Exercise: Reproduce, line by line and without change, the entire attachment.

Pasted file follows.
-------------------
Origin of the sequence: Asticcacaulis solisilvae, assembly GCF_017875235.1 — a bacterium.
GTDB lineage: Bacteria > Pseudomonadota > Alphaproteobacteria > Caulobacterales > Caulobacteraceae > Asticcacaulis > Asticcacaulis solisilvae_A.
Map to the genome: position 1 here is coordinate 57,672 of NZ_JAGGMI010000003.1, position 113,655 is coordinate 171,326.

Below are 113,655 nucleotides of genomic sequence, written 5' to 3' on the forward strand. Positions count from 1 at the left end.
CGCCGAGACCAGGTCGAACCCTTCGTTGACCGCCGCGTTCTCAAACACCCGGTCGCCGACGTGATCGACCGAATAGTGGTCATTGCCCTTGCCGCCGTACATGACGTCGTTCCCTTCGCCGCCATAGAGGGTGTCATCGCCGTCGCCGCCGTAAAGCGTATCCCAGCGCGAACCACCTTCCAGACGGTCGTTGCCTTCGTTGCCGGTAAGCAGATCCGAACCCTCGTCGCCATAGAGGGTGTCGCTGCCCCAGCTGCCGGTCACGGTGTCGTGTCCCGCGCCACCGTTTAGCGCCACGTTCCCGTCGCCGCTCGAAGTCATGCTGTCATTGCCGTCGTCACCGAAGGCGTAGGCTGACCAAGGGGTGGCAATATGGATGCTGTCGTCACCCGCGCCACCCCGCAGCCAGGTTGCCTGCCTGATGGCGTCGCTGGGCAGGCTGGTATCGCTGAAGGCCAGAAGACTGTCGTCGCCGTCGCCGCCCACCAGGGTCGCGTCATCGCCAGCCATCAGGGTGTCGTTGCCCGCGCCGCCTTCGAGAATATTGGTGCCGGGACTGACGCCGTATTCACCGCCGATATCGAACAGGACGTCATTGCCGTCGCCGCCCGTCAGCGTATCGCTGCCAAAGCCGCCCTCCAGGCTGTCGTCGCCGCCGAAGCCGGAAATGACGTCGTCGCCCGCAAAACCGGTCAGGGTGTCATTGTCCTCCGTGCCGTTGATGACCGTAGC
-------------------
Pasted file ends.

Origin of the sequence: Asticcacaulis solisilvae, assembly GCF_017875235.1 — a bacterium.
GTDB lineage: Bacteria > Pseudomonadota > Alphaproteobacteria > Caulobacterales > Caulobacteraceae > Asticcacaulis > Asticcacaulis solisilvae_A.
Map to the genome: position 1 here is coordinate 57,672 of NZ_JAGGMI010000003.1, position 113,655 is coordinate 171,326.

Below are 113,655 nucleotides of genomic sequence, written 5' to 3' on the forward strand. Positions count from 1 at the left end.
CGCCGAGACCAGGTCGAACCCTTCGTTGACCGCCGCGTTCTCAAACACCCGGTCGCCGACGTGATCGACCGAATAGTGGTCATTGCCCTTGCCGCCGTACATGACGTCGTTCCCTTCGCCGCCATAGAGGGTGTCATCGCCGTCGCCGCCGTAAAGCGTATCCCAGCGCGAACCACCTTCCAGACGGTCGTTGCCTTCGTTGCCGGTAAGCAGATCCGAACCCTCGTCGCCATAGAGGGTGTCGCTGCCCCAGCTGCCGGTCACGGTGTCGTGTCCCGCGCCACCGTTTAGCGCCACGTTCCCGTCGCCGCTCGAAGTCATGCTGTCATTGCCGTCGTCACCGAAGGCGTAGGCTGACCAAGGGGTGGCAATATGGATGCTGTCGTCACCCGCGCCACCCCGCAGCCAGGTTGCCTGCCTGATGGCGTCGCTGGGCAGGCTGGTATCGCTGAAGGCCAGAAGACTGTCGTCGCCGTCGCCGCCCACCAGGGTCGCGTCATCGCCAGCCATCAGGGTGTCGTTGCCCGCGCCGCCTTCGAGAATATTGGTGCCGGGACTGACGCCGTATTCACCGCCGATATCGAACAGGACGTCATTGCCGTCGCCGCCCGTCAGCGTATCGCTGCCAAAGCCGCCCTCCAGGCTGTCGTCGCCGCCGAAGCCGGAAATGACGTCGTCGCCCGCAAAACCGGTCAGGGTGTCATTGTCCTCCGTGCCGTTGATGACCGTAGC